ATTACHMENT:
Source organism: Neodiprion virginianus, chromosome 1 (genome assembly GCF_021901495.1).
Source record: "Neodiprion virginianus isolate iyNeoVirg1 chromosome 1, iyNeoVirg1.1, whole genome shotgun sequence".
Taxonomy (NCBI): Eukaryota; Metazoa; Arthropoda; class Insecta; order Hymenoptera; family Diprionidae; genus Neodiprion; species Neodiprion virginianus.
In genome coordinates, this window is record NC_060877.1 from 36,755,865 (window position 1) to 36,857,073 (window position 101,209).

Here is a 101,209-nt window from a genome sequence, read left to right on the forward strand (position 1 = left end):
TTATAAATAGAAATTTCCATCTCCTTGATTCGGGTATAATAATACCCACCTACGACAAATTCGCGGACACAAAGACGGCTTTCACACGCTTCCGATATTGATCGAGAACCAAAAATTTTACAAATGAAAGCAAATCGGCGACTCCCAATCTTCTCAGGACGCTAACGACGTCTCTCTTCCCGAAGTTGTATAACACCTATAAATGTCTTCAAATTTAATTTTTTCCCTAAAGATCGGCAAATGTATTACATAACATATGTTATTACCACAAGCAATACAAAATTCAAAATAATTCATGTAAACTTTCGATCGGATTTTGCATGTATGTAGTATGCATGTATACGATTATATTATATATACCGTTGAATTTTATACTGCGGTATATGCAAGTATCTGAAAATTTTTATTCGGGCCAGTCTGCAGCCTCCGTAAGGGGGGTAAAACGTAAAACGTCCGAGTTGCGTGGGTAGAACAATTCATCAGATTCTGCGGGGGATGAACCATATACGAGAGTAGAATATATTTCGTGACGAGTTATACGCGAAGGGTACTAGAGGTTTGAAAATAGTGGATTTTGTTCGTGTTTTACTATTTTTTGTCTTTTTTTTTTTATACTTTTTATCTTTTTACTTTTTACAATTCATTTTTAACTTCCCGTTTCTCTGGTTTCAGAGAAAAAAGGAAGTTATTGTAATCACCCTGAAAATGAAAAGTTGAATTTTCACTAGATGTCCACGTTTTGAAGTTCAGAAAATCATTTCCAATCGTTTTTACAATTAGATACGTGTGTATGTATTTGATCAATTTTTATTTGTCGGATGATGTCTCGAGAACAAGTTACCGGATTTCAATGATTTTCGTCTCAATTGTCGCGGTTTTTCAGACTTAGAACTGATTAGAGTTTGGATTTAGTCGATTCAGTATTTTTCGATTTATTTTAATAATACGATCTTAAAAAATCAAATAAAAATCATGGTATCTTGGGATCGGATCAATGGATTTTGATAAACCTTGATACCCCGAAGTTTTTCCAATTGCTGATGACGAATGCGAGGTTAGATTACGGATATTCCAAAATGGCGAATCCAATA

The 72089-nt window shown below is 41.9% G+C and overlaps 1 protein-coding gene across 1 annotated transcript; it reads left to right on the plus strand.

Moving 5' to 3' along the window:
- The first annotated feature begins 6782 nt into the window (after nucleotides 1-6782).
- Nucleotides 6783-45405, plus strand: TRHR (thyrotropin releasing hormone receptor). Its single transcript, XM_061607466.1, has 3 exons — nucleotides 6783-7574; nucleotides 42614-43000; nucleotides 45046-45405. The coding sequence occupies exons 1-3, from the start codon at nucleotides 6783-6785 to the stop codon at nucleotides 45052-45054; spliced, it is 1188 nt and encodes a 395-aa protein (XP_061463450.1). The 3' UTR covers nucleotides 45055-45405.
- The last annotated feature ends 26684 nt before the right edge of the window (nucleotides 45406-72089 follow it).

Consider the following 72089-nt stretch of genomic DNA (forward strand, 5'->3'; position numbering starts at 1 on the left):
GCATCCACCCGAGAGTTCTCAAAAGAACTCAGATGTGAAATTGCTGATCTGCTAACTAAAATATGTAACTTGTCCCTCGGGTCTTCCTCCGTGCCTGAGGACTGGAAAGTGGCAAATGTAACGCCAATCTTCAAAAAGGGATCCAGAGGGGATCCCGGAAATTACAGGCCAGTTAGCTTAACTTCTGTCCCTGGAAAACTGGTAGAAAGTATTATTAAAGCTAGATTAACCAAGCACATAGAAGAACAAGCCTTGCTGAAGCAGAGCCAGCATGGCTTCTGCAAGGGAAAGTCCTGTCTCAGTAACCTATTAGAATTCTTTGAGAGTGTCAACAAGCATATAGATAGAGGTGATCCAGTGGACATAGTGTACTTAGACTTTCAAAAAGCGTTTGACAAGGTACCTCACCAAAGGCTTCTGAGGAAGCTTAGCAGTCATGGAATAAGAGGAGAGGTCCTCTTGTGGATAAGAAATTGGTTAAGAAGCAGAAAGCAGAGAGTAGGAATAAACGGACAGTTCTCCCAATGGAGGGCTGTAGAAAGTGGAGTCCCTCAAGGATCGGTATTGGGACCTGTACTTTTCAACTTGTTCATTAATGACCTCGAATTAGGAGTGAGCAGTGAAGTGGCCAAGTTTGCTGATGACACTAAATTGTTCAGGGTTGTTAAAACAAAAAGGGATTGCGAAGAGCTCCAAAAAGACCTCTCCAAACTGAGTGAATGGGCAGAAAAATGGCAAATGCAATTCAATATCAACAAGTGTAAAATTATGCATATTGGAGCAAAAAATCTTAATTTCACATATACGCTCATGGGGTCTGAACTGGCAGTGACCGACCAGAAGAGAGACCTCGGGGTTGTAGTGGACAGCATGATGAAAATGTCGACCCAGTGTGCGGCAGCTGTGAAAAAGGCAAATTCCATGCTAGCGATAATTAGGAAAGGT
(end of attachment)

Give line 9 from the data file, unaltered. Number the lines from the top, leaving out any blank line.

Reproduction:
- The first annotated feature begins 6782 nt into the window (after nucleotides 1-6782).